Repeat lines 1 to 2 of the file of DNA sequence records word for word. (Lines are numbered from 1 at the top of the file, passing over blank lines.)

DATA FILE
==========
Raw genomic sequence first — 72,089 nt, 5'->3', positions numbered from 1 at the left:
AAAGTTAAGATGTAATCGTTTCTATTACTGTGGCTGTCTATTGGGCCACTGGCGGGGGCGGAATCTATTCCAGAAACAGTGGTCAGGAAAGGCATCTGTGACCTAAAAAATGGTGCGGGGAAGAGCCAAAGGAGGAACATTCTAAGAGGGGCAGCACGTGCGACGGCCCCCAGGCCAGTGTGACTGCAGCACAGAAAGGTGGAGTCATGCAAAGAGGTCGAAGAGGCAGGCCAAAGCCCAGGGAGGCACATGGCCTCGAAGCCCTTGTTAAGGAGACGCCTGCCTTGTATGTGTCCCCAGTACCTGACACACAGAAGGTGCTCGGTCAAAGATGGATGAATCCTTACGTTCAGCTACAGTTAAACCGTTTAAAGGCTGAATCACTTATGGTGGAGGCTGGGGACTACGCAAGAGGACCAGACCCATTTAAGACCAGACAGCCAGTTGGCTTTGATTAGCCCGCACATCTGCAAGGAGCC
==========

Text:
Raw genomic sequence first — 72,089 nt, 5'->3', positions numbered from 1 at the left:
AAAGTTAAGATGTAATCGTTTCTATTACTGTGGCTGTCTATTGGGCCACTGGCGGGGGCGGAATCTATTCCAGAAACAGTGGTCAGGAAAGGCATCTGTGACCTAAAAAATGGTGCGGGGAAGAGCCAAAGGAGGAACATTCTAAGAGGGGCAGCACGTGCGACGGCCCCCAGGCCAGTGTGACTGCAGCACAGAAAGGTGGAGTCATGCAAAGAGGTCGAAGAGGCAGGCCAAAGCCCAGGGAGGCACATGGCCTCGAAGCCCTTGTTAAGGAGACGCCTGCCTTGTATGTGTCCCCAGTACCTGACACACAGAAGGTGCTCGGTCAAAGATGGATGAATCCTTACGTTCAGCTACAGTTAAACCGTTTAAAGGCTGAATCACTTATGGTGGAGGCTGGGGACTACGCAAGAGGACCAGACCCATTTAAGACCAGACAGCCAGTTGGCTTTGATTAGCCCGCACATCTGCAAGGAGCC